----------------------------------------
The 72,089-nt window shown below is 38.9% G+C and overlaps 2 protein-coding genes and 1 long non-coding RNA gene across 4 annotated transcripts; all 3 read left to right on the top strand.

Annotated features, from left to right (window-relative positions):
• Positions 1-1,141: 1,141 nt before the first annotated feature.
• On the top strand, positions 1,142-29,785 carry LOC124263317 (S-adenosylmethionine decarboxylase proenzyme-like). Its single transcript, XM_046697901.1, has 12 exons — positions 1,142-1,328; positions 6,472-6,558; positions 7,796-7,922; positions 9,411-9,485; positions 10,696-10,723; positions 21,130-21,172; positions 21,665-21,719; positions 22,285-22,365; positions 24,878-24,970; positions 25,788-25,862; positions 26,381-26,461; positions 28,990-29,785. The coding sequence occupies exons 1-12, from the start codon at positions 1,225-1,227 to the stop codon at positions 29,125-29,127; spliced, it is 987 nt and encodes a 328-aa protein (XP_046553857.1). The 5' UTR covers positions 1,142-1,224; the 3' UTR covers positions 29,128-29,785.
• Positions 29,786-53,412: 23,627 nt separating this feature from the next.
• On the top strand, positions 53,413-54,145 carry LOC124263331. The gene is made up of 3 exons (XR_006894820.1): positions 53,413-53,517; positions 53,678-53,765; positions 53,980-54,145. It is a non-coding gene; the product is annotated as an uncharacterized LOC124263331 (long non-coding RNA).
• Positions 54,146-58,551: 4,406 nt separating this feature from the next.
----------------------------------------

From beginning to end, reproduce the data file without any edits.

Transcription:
The 72,089-nt window shown below is 38.9% G+C and overlaps 2 protein-coding genes and 1 long non-coding RNA gene across 4 annotated transcripts; all 3 read left to right on the top strand.

Annotated features, from left to right (window-relative positions):
• Positions 1-1,141: 1,141 nt before the first annotated feature.
• On the top strand, positions 1,142-29,785 carry LOC124263317 (S-adenosylmethionine decarboxylase proenzyme-like). Its single transcript, XM_046697901.1, has 12 exons — positions 1,142-1,328; positions 6,472-6,558; positions 7,796-7,922; positions 9,411-9,485; positions 10,696-10,723; positions 21,130-21,172; positions 21,665-21,719; positions 22,285-22,365; positions 24,878-24,970; positions 25,788-25,862; positions 26,381-26,461; positions 28,990-29,785. The coding sequence occupies exons 1-12, from the start codon at positions 1,225-1,227 to the stop codon at positions 29,125-29,127; spliced, it is 987 nt and encodes a 328-aa protein (XP_046553857.1). The 5' UTR covers positions 1,142-1,224; the 3' UTR covers positions 29,128-29,785.
• Positions 29,786-53,412: 23,627 nt separating this feature from the next.
• On the top strand, positions 53,413-54,145 carry LOC124263331. The gene is made up of 3 exons (XR_006894820.1): positions 53,413-53,517; positions 53,678-53,765; positions 53,980-54,145. It is a non-coding gene; the product is annotated as an uncharacterized LOC124263331 (long non-coding RNA).
• Positions 54,146-58,551: 4,406 nt separating this feature from the next.